The December 13 meeting on the New Bedford City Council's Committee on Appointments and Briefings lasted approximately three minutes after Councilor at Large Shane Burgo walked out of the meeting in protest. Ward 6 Councilor Ryan Pereira also walked out, resulting in the meeting no longer having the required quorum of six councilors to take votes.

The the primary responsibilities of the Committee on Appointments on Briefings, chaired by Councilor at Large Naomi Carney, are to confirm or rejects appointments made by the mayor to city boards and commissions, hold hearings for demolitions, and consider residency waivers for or those who wish to deal in pawn shops and old metals in the city.

Present at the beginning of the meeting were seven councilors, the minimum needed for a quorum: Carney, Burgo, Ward 1 Councilor Brad Markey, Ward 2 Councilor Maria Giesta, Ward 4 Councilor Derek Baptiste, Ward 6 Councilor Ryan Pereira, and Councilor at Large Linda Morad.

Not present at the meeting was City Council President Ian Abreu, citing illness; Councilor at Large Brian Gomes, citing prior family commitments; and Ward 5 Councilor Scott Lima, who did not provide a specific reason for absence on the record.

The Ward 3 city council seat was recently vacated when former Councilor Hugh Dunn resigned in early December. His seat will be filled at the conclusion of an ongoing special election on February 28, 2023.

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When the meeting began, Burgo motioned to adjourn the meeting, saying that he didn't think there were an adequate number of councilors present. Pereira seconded the motion.

After the motion, a voice from the crowd can be heard saying "You gotta be kidding me. I knew this was going to go on, You've got enough to run the meeting."

The motion failed three votes to four, with Burgo, Pereira and Baptiste voting to end the meeting, and Giesta, Carney, Markey and Morad voting against.

After the vote failed, Burgo and Pereira walked out of the council chambers, at which point Carney was forced to end the meeting due to lack of quorum. As Burgo walked out, a voice from the crowd continued to voice their dissatisfaction.

"It was definitely a 'what the heck' moment," Carney told WBSM. "There were nine appointments and a public hearing that was on the agenda. I was definitely caught off guard."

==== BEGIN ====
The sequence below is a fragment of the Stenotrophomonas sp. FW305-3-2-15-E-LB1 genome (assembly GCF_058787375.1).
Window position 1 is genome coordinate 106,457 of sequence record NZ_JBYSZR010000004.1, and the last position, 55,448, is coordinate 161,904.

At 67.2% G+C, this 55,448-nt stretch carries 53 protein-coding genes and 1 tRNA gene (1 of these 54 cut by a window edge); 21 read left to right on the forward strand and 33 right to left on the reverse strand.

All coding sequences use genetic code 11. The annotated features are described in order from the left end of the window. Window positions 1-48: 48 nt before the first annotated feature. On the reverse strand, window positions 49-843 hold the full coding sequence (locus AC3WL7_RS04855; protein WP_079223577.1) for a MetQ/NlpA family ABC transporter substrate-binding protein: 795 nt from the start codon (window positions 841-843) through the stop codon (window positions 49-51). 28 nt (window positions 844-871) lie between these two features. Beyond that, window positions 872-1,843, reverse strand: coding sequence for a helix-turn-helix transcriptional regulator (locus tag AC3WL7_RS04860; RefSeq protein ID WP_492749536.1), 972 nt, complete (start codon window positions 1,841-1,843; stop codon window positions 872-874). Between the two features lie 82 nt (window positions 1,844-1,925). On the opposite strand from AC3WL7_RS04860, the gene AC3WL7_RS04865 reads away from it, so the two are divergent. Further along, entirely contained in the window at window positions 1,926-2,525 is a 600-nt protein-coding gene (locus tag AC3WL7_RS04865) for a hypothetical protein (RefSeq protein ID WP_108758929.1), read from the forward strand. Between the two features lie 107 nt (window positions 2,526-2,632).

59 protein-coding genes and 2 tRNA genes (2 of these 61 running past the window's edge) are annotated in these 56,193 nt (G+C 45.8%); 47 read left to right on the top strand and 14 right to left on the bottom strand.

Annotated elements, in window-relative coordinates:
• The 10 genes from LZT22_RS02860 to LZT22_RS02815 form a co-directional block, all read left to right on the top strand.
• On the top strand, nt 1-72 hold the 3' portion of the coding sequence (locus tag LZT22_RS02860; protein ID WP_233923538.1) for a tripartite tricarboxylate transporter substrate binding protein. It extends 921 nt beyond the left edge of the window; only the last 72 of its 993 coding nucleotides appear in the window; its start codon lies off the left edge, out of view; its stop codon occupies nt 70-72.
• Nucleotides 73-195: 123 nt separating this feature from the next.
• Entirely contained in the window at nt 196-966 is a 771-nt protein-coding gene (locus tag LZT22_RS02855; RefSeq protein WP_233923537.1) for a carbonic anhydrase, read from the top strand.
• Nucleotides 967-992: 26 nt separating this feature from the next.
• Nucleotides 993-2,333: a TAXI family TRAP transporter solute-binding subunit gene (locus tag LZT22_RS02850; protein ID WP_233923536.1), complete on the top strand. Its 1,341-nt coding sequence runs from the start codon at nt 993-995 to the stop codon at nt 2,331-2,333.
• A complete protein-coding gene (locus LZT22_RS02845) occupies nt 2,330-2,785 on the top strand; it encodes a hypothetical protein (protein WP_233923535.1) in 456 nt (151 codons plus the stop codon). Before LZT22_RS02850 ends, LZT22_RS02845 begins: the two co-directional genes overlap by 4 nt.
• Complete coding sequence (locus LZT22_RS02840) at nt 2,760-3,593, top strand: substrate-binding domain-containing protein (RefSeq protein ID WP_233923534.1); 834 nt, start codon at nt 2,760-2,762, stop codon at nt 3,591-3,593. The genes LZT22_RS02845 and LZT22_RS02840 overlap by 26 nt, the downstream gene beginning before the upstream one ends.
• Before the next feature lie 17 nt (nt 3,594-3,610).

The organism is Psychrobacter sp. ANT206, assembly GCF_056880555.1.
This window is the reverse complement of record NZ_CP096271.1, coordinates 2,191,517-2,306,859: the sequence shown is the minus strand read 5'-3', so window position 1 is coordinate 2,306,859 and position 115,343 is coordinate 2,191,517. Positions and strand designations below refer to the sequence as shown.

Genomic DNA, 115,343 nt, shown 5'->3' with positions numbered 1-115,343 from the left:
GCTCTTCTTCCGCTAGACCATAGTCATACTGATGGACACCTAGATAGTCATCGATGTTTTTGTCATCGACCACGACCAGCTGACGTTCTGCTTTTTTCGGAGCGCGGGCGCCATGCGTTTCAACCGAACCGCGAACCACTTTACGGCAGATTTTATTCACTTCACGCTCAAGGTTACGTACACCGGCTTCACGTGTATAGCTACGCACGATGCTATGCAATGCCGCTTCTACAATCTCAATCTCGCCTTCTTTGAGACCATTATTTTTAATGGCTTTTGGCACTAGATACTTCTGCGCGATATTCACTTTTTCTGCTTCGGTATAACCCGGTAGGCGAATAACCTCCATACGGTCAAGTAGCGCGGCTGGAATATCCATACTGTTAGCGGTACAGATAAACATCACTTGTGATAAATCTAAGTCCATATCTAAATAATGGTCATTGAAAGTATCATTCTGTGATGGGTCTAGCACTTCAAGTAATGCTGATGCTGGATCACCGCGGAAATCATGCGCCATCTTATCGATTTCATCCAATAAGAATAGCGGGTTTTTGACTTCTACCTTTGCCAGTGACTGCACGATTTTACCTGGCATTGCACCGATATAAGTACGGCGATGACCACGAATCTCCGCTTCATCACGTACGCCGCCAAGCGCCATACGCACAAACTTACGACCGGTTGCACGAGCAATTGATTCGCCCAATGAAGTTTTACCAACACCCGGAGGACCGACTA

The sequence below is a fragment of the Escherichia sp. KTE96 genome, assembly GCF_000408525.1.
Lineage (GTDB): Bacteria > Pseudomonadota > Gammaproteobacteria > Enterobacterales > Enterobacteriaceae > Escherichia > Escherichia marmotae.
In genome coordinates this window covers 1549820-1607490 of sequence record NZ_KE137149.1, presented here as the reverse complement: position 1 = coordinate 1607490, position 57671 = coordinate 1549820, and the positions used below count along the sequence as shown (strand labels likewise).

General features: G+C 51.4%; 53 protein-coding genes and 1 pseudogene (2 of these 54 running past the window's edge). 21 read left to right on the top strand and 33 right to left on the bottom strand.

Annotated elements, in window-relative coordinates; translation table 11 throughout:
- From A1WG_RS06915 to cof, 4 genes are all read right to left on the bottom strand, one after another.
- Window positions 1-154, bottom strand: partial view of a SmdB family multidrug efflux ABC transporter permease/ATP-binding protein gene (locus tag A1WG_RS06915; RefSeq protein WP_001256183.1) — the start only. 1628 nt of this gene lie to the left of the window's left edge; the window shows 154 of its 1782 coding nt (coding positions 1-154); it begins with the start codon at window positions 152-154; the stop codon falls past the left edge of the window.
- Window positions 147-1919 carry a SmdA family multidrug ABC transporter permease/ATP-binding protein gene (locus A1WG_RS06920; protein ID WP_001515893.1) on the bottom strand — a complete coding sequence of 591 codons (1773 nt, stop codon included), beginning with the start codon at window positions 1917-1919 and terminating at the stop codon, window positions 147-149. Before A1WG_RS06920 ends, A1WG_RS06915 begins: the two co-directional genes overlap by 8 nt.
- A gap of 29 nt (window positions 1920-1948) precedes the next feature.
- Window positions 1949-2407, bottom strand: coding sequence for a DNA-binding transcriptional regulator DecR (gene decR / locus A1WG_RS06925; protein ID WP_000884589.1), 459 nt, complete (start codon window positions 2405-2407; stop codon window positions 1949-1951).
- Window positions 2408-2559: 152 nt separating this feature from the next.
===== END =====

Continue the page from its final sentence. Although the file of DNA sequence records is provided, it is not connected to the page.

On the agenda were 10 items which included three nominations for the New Bedford Port Authority, as well as nominations for constable, the Greater New Bedford Voc-Tech School Committee, the Veterans Advisory Board, the licensing board, the Board of Health, and a hearing on the potential demolition of a historic building.

Burgo told WBSM that he thinks the meeting was poorly scheduled, and said that due to increased personal and professional commitments during the holidays, flu season, and the council not having the full 11-person body, it was likely that there would be lower attendance.

He also suggested that timing of the meeting could be the result of foul play.

"I suspect that this committee meeting was purposely held during this time of year to affect the overall outcome of appointments," Burgo said. "For example, we could have considered these before our Ward 3 Councilor resigned and the chances of everyone being present were better."

Burgo noted a few of the nominations had been in committee since Spring of 2021. He said that the nominations, as well as the hearing on the building demolition, which would need eight votes from the council once it is out of committee, deserve a meeting that is better attended.

"It’s just not fair," Burgo said. "Not fair to our colleagues who were unable to be present and would not have had the opportunity to get their questions answered. It’s not fair to the appointments who have waited for half a year for consideration, not fair for the ones who have waited even longer. Each appointment deserves fair and timely consideration."

During his weekly appearance on WBSM's The Tim Weisberg Show, New Bedford Mayor Jon Mitchell expressed frustration with the meeting lacking a quorum and the fact that nominations for boards and commissions continue to stall in committee.

"We've got a long track record of putting up a diverse and qualified set of people for all manner of boards and commissions and they take their work seriously, and some of the cases (on December 13), the city council had not taken up their nominations literally for months," Mitchell said.

You can view the meeting on the New Bedford Cable Network website.

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